Saturday was a glorious day in the high 70s, and now that things are starting to emerge, I am turning a critical eye towards tidying up the bed designs, moving things about so that colors do not clash or that textures don’t look to repetitive.
I am working on building a new bed towards the back of the lot; the color scheme is a mixture of pinks, purples, and yellows. I am hopeful that in another year or so, we will add own to the back of our house, but doing so will displace some very large azaleas. I started to cut around the rootball of one of them last year, hoping to stimulate the growth of small roots to help support the transplant when it actually takes place. In the process, I divided off three smaller shrubs, which became the foundation of this bed. I then moved a butterfly bush and planted six day lilies I bought when Jim Massey closed up shop last year.
Saturday, I added to the mix by transplanting some hellebores my neighbor Martha gave me six years ago. They are a lovely mottled rose color and look handsome at the feet of the azaleas.
I moved two autumn ferns (Dryopteris erythrosora ‘Brilliance’) which were on life support at the base of an oak tree to the feet of a hydrangea (‘Endless Summer’ or ‘Penny Mac’, I am no longer sure which). All of them require plenty of water to look their best, and here they are no more than 4 feet from one of my three rain barrels, so they should be okay.
I dug out about 10 gallons’ worth of standard-issue orange daylilies, the kind that thrive by the side of highways and will regenerate from a millimeter of root. Part of them came from the space near my cold frame, and part from the front slope, which is coming together well. I hope to gradually convert the space near the cold frame to a veg garden, as it is on the south side of the lot. In the front slope space vacated by the daylilies, I transplanted some santolina I propagated earlier this winter. All that remains is to fill in the remaining space with dark-leaved plants, maybe Ophiopogon or Oxalis.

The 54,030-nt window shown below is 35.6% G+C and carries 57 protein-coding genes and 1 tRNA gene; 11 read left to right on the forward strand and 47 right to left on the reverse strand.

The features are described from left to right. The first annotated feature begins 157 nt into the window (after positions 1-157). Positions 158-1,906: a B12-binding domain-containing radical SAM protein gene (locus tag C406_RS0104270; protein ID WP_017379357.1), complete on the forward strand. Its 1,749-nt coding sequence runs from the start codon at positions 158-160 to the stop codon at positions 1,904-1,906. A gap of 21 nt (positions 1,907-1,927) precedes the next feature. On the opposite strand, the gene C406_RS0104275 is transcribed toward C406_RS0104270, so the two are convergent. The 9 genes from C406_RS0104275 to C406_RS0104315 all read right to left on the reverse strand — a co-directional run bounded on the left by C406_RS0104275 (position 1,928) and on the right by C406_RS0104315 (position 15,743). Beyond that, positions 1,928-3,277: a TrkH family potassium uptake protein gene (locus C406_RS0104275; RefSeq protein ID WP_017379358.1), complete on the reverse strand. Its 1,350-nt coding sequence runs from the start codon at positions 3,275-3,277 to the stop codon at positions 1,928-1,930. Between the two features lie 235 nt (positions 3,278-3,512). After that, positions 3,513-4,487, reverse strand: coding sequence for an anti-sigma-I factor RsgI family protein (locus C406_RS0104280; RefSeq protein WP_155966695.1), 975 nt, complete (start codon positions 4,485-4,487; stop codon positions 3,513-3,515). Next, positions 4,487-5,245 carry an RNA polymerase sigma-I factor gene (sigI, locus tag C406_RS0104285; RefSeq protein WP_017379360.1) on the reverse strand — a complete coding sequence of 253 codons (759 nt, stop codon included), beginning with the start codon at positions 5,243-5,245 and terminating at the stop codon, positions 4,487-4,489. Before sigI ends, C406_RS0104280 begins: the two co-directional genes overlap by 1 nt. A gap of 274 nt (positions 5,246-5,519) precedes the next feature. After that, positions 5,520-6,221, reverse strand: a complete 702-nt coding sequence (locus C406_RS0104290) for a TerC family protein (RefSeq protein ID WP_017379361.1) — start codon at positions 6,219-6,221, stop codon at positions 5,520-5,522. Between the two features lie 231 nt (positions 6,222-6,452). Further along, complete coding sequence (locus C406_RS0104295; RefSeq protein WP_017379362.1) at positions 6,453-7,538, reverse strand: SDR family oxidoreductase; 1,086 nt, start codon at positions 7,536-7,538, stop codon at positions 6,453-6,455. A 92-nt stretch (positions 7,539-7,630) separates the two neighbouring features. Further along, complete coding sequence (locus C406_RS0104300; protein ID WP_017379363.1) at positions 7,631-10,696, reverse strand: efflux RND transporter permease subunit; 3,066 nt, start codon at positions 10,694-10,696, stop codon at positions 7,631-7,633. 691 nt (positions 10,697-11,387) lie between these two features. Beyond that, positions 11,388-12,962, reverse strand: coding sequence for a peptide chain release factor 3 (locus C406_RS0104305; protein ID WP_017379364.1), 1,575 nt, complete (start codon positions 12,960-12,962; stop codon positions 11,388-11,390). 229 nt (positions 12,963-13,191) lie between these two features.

I cut back the Elymus ‘Blue Dune’ and thinned out the dead stuff. In the process of combing out, I pulled up some fragments with short roots, so I transplanted them to the left side of the front steps. If they succeed, then great. If not, well, nothing else has survived there yet. It isn’t really what I had in mind in terms of design, but neither was are dirt. We shall see what happens.
I also planted there cardoons I started from seed. I only started growing these plants about two years ago, but I won’t be without them again. Their silvery color and dynamic, broad, spiky foliage give me a lift every time I look at them.
I also moved from the new pink-and-purple bed some asters I got off the plant listserv last year. They are pretty, but far too assertive to be trusted in this new space I put them in the bed I once envisioned growing into a hedge of camellias, which never materialized. I think the bed has too much shade and perhaps too much competition from tree roots as well. We shall see how the asters fare in more dire conditions.
A decent day’s work, I think.